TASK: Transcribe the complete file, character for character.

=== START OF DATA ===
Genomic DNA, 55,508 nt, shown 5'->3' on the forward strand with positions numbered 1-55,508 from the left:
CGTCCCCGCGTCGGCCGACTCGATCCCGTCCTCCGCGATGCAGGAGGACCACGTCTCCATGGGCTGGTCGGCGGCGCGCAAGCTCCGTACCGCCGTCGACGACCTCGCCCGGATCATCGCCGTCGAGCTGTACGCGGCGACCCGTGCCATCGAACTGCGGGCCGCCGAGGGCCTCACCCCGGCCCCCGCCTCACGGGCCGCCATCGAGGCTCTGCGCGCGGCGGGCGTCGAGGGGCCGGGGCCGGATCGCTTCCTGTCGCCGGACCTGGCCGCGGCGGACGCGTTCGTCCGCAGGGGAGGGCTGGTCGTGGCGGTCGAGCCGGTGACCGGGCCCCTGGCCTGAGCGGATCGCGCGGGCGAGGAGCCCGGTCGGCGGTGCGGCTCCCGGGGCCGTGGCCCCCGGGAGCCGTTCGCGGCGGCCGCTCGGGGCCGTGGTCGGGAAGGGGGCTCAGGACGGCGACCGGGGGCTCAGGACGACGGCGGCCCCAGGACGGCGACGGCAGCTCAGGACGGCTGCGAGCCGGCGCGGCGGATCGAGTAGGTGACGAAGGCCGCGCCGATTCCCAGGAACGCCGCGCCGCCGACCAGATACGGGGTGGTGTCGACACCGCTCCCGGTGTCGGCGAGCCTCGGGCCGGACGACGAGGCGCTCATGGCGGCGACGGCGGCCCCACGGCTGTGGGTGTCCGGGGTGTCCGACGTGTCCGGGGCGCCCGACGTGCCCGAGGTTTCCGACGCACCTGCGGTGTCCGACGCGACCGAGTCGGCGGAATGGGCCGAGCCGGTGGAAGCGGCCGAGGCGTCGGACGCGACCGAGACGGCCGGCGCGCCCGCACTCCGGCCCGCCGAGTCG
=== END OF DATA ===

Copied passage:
Genomic DNA, 55,508 nt, shown 5'->3' on the forward strand with positions numbered 1-55,508 from the left:
CGTCCCCGCGTCGGCCGACTCGATCCCGTCCTCCGCGATGCAGGAGGACCACGTCTCCATGGGCTGGTCGGCGGCGCGCAAGCTCCGTACCGCCGTCGACGACCTCGCCCGGATCATCGCCGTCGAGCTGTACGCGGCGACCCGTGCCATCGAACTGCGGGCCGCCGAGGGCCTCACCCCGGCCCCCGCCTCACGGGCCGCCATCGAGGCTCTGCGCGCGGCGGGCGTCGAGGGGCCGGGGCCGGATCGCTTCCTGTCGCCGGACCTGGCCGCGGCGGACGCGTTCGTCCGCAGGGGAGGGCTGGTCGTGGCGGTCGAGCCGGTGACCGGGCCCCTGGCCTGAGCGGATCGCGCGGGCGAGGAGCCCGGTCGGCGGTGCGGCTCCCGGGGCCGTGGCCCCCGGGAGCCGTTCGCGGCGGCCGCTCGGGGCCGTGGTCGGGAAGGGGGCTCAGGACGGCGACCGGGGGCTCAGGACGACGGCGGCCCCAGGACGGCGACGGCAGCTCAGGACGGCTGCGAGCCGGCGCGGCGGATCGAGTAGGTGACGAAGGCCGCGCCGATTCCCAGGAACGCCGCGCCGCCGACCAGATACGGGGTGGTGTCGACACCGCTCCCGGTGTCGGCGAGCCTCGGGCCGGACGACGAGGCGCTCATGGCGGCGACGGCGGCCCCACGGCTGTGGGTGTCCGGGGTGTCCGACGTGTCCGGGGCGCCCGACGTGCCCGAGGTTTCCGACGCACCTGCGGTGTCCGACGCGACCGAGTCGGCGGAATGGGCCGAGCCGGTGGAAGCGGCCGAGGCGTCGGACGCGACCGAGACGGCCGGCGCGCCCGCACTCCGGCCCGCCGAGTCG